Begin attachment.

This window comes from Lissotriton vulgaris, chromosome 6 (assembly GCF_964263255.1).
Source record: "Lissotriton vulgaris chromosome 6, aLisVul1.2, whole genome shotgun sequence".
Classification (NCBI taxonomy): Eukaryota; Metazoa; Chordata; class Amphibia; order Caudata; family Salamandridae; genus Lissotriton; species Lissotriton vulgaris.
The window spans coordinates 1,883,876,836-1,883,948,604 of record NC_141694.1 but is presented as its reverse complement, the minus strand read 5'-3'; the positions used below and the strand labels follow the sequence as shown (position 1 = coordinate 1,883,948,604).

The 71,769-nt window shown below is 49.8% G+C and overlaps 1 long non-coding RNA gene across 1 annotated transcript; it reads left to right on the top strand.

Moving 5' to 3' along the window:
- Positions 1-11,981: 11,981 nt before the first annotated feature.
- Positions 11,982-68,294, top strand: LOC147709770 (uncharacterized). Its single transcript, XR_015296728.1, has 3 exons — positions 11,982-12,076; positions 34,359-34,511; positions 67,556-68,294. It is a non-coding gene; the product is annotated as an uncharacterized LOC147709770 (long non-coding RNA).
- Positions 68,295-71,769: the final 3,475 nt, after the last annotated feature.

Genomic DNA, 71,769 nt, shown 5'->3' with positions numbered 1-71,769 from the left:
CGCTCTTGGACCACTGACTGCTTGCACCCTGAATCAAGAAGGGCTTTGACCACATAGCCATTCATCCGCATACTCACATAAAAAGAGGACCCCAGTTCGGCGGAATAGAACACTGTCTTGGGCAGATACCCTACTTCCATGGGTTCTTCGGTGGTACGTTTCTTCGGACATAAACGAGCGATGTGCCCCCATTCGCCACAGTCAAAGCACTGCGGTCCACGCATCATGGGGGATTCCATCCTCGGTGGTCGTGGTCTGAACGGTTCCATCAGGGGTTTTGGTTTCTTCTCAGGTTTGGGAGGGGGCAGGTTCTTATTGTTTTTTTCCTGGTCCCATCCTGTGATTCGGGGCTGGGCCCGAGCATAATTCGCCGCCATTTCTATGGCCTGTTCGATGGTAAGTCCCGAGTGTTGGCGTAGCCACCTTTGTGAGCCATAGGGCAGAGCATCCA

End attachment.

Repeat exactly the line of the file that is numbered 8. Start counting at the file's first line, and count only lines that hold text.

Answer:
- Positions 11,982-68,294, top strand: LOC147709770 (uncharacterized). Its single transcript, XR_015296728.1, has 3 exons — positions 11,982-12,076; positions 34,359-34,511; positions 67,556-68,294. It is a non-coding gene; the product is annotated as an uncharacterized LOC147709770 (long non-coding RNA).